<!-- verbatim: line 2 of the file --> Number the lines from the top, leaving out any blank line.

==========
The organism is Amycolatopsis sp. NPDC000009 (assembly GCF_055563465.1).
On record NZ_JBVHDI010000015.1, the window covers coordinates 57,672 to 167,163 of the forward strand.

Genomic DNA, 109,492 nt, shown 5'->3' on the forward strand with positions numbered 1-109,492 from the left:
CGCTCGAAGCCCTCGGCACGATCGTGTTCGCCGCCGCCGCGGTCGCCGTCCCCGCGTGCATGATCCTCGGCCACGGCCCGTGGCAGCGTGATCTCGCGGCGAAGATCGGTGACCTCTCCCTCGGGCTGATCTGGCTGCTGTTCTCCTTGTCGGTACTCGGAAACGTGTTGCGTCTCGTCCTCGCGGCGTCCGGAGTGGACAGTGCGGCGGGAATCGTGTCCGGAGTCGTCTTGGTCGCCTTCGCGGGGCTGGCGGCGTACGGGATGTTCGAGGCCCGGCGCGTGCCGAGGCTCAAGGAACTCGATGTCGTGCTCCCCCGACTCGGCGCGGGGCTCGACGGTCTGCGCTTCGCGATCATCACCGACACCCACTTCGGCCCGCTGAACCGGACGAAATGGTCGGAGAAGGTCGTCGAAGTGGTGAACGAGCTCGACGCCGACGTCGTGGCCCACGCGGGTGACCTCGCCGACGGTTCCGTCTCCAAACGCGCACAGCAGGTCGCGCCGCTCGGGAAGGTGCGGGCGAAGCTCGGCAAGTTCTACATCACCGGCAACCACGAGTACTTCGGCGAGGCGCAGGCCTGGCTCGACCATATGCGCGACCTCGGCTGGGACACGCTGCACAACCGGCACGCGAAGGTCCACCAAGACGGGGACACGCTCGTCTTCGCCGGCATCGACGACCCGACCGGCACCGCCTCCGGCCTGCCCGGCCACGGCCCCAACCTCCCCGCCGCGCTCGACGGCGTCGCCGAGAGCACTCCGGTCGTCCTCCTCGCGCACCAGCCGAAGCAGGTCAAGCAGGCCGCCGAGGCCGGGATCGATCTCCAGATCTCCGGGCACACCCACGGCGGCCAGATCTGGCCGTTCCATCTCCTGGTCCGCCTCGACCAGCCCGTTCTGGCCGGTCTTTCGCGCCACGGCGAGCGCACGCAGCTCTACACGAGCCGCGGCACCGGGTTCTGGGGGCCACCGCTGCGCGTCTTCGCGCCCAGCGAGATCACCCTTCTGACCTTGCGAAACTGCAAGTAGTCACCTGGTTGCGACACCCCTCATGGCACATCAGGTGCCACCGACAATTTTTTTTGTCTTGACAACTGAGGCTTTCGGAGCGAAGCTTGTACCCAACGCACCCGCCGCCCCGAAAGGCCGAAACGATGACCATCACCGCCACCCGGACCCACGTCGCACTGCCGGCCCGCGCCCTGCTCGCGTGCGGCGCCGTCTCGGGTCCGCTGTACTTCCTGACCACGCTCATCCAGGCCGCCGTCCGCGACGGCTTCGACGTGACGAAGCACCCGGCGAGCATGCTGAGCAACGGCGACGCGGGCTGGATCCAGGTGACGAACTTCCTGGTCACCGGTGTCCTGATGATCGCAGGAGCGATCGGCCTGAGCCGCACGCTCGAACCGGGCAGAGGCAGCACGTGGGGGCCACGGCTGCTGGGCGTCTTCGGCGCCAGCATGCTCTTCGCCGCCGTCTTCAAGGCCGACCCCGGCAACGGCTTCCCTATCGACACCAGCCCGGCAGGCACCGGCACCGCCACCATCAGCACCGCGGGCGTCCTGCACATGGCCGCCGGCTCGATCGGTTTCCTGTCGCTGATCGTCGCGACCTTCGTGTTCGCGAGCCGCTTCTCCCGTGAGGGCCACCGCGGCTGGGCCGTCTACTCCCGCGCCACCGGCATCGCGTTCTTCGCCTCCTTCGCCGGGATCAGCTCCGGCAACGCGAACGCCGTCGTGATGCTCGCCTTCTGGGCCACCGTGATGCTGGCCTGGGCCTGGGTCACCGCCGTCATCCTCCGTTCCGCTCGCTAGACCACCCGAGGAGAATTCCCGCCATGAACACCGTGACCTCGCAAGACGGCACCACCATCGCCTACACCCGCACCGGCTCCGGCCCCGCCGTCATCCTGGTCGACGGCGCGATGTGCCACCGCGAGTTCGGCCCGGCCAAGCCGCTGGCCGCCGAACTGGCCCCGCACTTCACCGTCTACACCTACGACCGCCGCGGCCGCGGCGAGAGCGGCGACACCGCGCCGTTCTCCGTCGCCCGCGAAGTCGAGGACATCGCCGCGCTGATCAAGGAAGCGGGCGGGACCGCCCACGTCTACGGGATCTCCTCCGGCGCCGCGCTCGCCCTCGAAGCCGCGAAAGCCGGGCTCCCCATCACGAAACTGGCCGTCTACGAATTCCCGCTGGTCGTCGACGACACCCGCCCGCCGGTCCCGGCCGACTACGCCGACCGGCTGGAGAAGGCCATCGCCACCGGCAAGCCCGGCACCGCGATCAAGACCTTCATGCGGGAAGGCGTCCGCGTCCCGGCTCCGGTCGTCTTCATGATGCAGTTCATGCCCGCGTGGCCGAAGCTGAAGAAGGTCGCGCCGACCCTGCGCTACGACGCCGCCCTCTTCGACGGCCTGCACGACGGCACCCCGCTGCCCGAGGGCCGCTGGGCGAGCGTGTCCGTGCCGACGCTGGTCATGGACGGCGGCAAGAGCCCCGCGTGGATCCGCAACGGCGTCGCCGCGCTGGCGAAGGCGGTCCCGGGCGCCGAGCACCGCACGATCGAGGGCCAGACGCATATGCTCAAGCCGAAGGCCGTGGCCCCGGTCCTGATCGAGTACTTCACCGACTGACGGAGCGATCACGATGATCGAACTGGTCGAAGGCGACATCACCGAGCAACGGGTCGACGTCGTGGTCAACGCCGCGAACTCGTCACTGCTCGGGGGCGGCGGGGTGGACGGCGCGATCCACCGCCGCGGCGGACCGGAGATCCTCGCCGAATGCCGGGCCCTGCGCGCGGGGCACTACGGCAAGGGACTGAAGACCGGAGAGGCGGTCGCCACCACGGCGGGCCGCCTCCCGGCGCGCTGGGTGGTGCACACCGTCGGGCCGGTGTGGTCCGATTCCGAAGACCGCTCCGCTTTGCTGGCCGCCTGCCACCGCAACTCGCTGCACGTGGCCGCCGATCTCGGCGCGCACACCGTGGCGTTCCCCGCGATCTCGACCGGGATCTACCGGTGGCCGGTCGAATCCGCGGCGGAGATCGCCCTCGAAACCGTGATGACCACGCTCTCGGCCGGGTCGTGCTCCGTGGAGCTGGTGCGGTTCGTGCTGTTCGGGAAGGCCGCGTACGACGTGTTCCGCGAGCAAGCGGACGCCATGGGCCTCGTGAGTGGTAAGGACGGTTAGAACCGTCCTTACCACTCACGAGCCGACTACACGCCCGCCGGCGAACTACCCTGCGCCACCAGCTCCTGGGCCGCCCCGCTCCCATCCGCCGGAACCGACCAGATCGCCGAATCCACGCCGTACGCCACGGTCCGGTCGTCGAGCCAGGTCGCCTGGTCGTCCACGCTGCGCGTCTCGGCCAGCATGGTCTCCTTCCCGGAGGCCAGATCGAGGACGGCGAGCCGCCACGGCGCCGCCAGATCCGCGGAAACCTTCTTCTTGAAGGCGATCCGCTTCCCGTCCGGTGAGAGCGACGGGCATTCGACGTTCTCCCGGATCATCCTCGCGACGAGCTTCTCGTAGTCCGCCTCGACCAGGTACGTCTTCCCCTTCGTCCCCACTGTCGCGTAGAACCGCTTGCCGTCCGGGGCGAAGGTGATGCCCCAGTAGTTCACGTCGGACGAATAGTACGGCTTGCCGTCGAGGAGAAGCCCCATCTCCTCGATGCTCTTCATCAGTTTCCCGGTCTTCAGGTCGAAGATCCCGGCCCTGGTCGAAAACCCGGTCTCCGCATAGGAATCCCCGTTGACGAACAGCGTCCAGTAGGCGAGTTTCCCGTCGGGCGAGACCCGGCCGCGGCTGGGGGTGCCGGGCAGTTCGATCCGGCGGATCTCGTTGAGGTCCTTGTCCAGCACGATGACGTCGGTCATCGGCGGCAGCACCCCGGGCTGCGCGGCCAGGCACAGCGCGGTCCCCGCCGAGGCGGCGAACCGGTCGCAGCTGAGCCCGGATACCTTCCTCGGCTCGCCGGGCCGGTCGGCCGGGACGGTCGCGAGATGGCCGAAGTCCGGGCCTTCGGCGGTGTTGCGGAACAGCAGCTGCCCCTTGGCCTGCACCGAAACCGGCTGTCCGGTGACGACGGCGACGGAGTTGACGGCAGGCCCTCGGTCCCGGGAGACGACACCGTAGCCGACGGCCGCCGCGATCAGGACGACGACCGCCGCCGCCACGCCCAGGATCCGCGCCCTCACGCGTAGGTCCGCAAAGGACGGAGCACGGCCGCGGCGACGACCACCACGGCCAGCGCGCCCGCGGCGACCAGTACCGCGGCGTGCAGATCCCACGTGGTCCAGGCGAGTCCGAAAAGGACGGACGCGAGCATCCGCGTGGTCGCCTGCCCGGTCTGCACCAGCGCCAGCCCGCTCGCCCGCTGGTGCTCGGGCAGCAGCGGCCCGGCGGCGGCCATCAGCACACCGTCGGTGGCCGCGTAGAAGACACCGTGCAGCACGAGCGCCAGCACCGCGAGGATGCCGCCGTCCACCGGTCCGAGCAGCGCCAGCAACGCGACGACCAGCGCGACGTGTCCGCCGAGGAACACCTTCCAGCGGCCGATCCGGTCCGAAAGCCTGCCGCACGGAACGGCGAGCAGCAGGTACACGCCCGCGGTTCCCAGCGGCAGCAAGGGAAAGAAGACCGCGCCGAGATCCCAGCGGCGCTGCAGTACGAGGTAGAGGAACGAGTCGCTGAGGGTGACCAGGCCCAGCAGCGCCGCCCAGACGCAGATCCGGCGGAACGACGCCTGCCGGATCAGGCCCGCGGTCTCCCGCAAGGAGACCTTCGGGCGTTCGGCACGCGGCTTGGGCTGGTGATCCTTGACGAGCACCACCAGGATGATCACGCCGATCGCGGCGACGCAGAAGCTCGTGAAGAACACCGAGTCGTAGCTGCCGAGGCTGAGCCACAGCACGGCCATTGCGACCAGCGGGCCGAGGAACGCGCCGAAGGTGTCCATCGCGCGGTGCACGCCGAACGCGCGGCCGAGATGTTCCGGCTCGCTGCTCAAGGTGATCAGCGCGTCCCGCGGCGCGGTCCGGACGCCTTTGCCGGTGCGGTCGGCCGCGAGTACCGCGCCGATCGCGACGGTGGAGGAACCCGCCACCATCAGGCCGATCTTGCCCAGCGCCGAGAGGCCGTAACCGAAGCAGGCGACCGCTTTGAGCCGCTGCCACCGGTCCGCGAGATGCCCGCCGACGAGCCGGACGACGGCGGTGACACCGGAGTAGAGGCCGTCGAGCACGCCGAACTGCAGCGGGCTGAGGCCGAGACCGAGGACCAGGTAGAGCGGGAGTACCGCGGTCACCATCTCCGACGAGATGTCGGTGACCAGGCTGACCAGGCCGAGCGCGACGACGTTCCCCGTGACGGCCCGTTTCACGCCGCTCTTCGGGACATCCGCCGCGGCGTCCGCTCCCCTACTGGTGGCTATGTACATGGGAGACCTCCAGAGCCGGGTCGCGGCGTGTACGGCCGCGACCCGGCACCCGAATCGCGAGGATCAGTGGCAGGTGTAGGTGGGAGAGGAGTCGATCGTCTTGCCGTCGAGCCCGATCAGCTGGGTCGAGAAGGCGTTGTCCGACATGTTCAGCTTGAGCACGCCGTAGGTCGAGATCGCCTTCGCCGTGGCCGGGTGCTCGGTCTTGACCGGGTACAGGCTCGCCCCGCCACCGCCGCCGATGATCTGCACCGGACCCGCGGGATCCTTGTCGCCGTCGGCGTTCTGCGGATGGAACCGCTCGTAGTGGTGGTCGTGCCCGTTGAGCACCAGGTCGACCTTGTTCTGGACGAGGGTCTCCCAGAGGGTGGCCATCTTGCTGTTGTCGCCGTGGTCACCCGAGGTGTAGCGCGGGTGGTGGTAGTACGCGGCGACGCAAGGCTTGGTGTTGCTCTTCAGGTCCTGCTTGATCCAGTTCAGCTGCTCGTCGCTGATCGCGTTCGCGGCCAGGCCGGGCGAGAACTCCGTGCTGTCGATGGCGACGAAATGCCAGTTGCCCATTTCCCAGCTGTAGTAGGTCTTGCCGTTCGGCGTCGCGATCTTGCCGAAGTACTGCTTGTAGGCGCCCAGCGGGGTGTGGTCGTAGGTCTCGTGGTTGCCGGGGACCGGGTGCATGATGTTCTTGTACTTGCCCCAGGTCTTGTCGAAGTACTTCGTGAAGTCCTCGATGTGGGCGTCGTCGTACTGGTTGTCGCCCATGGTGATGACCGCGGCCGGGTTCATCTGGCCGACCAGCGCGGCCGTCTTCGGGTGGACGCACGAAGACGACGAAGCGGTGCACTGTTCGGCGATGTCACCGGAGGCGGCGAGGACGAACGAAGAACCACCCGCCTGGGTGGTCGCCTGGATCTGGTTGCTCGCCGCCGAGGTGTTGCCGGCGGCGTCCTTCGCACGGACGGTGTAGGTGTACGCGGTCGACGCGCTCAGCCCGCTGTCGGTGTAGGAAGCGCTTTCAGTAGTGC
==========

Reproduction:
On record NZ_JBVHDI010000015.1, the window covers coordinates 57,672 to 167,163 of the forward strand.